Led by Steve Granick, Founder Professor of Engineering and professor of materials science and engineering, of chemistry, of chemical and biomolecular engineering, and of physics at the U. of I., the team will publish its findings in the journal Physical Review Letters.
Long chains of the molecule actin form filaments that are a key component of the matrix that give cells structure. They play a role in numerous cellular processes, including signaling and transport. Similar polymers are used in applications from tires to contact lenses to the gels used for DNA and protein analyses.
Long actin filaments display snakelike movement, but their serpentine wriggling is limited by crowding from other filaments in the matrix. Researchers have long assumed that actin filaments could move anywhere within a confined cylinder of space, like a snake slithering through a pipe.
However, Granick and his research group have created a new model showing that the filaments’ track isn’t a perfect cylinder after all. Rather than a snake in a pipe, a filament moves more like a conga line on a crowded dance floor: Sometimes it’s a tight squeeze.
To track the filaments’ motion, the Illinois team used a novel approach. In the past researchers have observed the entire large molecule, which was like trying to figure out a conga line’s trajectory by watching the entire crowd writhing on the dance floor.
“But,” Granick said, “if I’m able to follow just one person in the crowd, I know a lot more about how the conga line is moving.”
Granick and his team tagged a few individual links in the molecular chain with a tiny fluorescent dye and monitored how those moved as the filament slithered along. In the conga line analogy, this approach would be like giving neon shirts to a few people at various points in the line, turning on black lights, and tracking the neon-clad dancers’ motion to map out the conga line’s path around the floor.
“What we found is that, as the filaments slither, sometimes they’re more free and sometimes they’re more tightly tangled up with each other,” Granick said. “Just like in a crowded place, you can only move through the empty spaces.”Next, the team will focus on further improving their model to include a molecule’s forward motion as well as its lateral wiggling. “So far we’ve been able to see the conga line bending, moving sideways, and now we want to see it move in the direction it’s pointing,” Granick said. “That’s the missing link in completing this picture, which will lead to improved understanding of mechanical properties for all the situations where these filaments appear.”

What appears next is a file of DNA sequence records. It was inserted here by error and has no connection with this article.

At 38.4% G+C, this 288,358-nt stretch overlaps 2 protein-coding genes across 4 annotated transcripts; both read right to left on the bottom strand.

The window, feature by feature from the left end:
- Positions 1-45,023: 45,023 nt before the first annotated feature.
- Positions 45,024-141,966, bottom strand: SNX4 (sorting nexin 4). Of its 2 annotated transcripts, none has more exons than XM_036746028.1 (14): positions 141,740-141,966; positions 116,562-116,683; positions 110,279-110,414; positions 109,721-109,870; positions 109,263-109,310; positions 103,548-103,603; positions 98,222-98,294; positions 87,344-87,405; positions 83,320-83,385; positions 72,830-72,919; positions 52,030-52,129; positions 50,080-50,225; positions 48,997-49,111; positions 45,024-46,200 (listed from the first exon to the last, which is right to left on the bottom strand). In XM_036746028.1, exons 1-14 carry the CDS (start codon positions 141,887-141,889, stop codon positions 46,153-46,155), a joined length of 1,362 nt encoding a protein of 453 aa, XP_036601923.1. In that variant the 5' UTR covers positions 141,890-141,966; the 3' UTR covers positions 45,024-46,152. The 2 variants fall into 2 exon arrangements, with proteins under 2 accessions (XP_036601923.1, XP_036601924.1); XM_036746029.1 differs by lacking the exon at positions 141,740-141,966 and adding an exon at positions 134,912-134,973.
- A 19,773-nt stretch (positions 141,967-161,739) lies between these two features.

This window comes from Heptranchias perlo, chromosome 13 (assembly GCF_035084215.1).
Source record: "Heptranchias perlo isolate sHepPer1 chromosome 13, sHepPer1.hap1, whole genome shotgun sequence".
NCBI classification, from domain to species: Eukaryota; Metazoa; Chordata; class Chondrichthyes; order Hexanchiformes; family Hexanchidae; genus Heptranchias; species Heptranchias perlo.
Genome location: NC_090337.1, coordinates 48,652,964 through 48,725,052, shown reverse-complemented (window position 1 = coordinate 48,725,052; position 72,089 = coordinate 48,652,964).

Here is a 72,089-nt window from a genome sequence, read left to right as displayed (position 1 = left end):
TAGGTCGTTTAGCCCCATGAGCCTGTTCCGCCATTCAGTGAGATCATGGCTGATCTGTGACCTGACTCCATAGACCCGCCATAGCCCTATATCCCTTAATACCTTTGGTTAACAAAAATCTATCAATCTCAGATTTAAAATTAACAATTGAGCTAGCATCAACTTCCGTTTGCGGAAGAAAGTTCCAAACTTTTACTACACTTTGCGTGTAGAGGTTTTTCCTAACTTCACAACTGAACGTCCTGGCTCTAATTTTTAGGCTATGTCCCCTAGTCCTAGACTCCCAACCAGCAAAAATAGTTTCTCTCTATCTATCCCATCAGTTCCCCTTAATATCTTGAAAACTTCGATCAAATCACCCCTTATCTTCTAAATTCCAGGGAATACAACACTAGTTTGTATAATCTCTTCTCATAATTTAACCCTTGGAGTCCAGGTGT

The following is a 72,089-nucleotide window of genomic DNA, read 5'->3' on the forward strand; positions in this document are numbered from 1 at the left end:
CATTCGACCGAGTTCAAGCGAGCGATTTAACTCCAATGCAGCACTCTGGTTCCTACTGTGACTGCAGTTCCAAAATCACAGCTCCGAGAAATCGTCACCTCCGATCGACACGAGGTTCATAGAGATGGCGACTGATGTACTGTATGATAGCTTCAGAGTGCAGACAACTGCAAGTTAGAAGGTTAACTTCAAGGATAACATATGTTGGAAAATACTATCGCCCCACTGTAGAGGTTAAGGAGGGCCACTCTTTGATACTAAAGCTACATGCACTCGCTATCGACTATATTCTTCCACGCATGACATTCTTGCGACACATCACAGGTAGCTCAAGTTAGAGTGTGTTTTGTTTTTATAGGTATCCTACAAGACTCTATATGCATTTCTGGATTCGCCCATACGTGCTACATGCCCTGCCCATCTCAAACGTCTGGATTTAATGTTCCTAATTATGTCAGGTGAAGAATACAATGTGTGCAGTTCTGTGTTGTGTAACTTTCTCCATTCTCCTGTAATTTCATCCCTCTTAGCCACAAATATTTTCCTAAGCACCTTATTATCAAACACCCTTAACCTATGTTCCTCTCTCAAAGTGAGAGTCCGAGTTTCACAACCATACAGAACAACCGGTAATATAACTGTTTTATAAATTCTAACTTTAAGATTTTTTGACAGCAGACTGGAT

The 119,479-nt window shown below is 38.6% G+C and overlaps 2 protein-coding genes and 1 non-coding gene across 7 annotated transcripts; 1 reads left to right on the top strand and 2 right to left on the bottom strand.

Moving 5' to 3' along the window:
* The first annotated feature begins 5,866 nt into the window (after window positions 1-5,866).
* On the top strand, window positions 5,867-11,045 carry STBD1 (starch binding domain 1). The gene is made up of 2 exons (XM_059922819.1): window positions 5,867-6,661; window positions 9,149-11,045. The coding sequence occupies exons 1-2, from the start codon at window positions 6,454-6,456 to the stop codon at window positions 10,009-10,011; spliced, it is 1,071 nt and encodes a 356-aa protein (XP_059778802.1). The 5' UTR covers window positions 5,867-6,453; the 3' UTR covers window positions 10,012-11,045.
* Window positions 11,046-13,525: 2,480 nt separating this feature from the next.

Liz Ahlberg | University of Illinois
Transporting spin: A graphene and boron nitride heterostructure creates large spin signals
16.08.2017 | Graphene Flagship
From hot to cold: How to move objects at the nanoscale
10.08.2017 | Scuola Internazionale Superiore di Studi Avanzati
Physicists at the University of Bonn have managed to create optical hollows and more complex patterns into which the light of a Bose-Einstein condensate flows. The creation of such highly low-loss structures for light is a prerequisite for complex light circuits, such as for quantum information processing for a new generation of computers. The researchers are now presenting their results in the journal Nature Photonics.
Light particles (photons) occur as tiny, indivisible portions. Many thousands of these light portions can be merged to form a single super-photon if they are...
For the first time, scientists have shown that circular RNA is linked to brain function. When a RNA molecule called Cdr1as was deleted from the genome of mice, the animals had problems filtering out unnecessary information – like patients suffering from neuropsychiatric disorders.
While hundreds of circular RNAs (circRNAs) are abundant in mammalian brains, one big question has remained unanswered: What are they actually good for? In the...
An experimental small satellite has successfully collected and delivered data on a key measurement for predicting changes in Earth's climate.
The Radiometer Assessment using Vertically Aligned Nanotubes (RAVAN) CubeSat was launched into low-Earth orbit on Nov. 11, 2016, in order to test new...
A study led by scientists of the Max Planck Institute for the Structure and Dynamics of Matter (MPSD) at the Center for Free-Electron Laser Science in Hamburg presents evidence of the coexistence of superconductivity and “charge-density-waves” in compounds of the poorly-studied family of bismuthates. This observation opens up new perspectives for a deeper understanding of the phenomenon of high-temperature superconductivity, a topic which is at the core of condensed matter research since more than 30 years. The paper by Nicoletti et al has been published in the PNAS.
Since the beginning of the 20th century, superconductivity had been observed in some metals at temperatures only a few degrees above the absolute zero (minus...
Researchers from the University of Miami (UM) Rosenstiel School of Marine and Atmospheric Science, the Italian Space Agency (ASI), and the Instituto Geofisico--Escuela Politecnica Nacional (IGEPN) of Ecuador, showed an increasing volcanic danger on Cotopaxi in Ecuador using a powerful technique known as Interferometric Synthetic Aperture Radar (InSAR).
The Andes region in which Cotopaxi volcano is located is known to contain some of the world's most serious volcanic hazard. A mid- to large-size eruption has...
16.08.2017 | Event News
04.08.2017 | Event News
26.07.2017 | Event News
16.08.2017 | Physics and Astronomy
16.08.2017 | Materials Sciences
16.08.2017 | Interdisciplinary Research